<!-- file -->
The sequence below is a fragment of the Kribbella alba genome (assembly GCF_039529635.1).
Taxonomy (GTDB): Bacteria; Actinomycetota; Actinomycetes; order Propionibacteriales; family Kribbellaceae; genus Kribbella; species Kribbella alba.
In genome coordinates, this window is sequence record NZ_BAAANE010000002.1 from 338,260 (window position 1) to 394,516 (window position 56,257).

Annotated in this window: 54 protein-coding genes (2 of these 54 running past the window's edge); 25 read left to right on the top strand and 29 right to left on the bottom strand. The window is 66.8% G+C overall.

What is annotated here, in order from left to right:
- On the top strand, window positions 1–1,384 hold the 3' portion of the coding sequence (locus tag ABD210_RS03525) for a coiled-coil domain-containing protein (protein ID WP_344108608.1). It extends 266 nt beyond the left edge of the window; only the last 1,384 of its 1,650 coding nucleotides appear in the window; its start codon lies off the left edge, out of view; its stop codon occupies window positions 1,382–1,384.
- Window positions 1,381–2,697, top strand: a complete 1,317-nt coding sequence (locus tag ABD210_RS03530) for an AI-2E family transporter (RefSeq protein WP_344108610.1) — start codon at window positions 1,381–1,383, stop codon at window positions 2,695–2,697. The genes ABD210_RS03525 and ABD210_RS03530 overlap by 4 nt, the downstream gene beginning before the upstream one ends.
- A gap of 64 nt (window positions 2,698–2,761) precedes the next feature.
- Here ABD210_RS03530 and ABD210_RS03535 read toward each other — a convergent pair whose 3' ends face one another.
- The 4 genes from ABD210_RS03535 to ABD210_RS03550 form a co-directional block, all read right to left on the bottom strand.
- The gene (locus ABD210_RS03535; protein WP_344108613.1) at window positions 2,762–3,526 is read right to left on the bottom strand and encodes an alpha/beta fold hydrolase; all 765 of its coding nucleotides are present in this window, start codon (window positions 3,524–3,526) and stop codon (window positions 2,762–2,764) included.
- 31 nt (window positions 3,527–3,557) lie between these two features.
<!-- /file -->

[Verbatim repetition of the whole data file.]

The sequence below is a fragment of the Kribbella alba genome (assembly GCF_039529635.1).
Taxonomy (GTDB): Bacteria; Actinomycetota; Actinomycetes; order Propionibacteriales; family Kribbellaceae; genus Kribbella; species Kribbella alba.
In genome coordinates, this window is sequence record NZ_BAAANE010000002.1 from 338,260 (window position 1) to 394,516 (window position 56,257).

Annotated in this window: 54 protein-coding genes (2 of these 54 running past the window's edge); 25 read left to right on the top strand and 29 right to left on the bottom strand. The window is 66.8% G+C overall.

What is annotated here, in order from left to right:
- On the top strand, window positions 1–1,384 hold the 3' portion of the coding sequence (locus tag ABD210_RS03525) for a coiled-coil domain-containing protein (protein ID WP_344108608.1). It extends 266 nt beyond the left edge of the window; only the last 1,384 of its 1,650 coding nucleotides appear in the window; its start codon lies off the left edge, out of view; its stop codon occupies window positions 1,382–1,384.
- Window positions 1,381–2,697, top strand: a complete 1,317-nt coding sequence (locus tag ABD210_RS03530) for an AI-2E family transporter (RefSeq protein WP_344108610.1) — start codon at window positions 1,381–1,383, stop codon at window positions 2,695–2,697. The genes ABD210_RS03525 and ABD210_RS03530 overlap by 4 nt, the downstream gene beginning before the upstream one ends.
- A gap of 64 nt (window positions 2,698–2,761) precedes the next feature.
- Here ABD210_RS03530 and ABD210_RS03535 read toward each other — a convergent pair whose 3' ends face one another.
- The 4 genes from ABD210_RS03535 to ABD210_RS03550 form a co-directional block, all read right to left on the bottom strand.
- The gene (locus ABD210_RS03535; protein WP_344108613.1) at window positions 2,762–3,526 is read right to left on the bottom strand and encodes an alpha/beta fold hydrolase; all 765 of its coding nucleotides are present in this window, start codon (window positions 3,524–3,526) and stop codon (window positions 2,762–2,764) included.
- 31 nt (window positions 3,527–3,557) lie between these two features.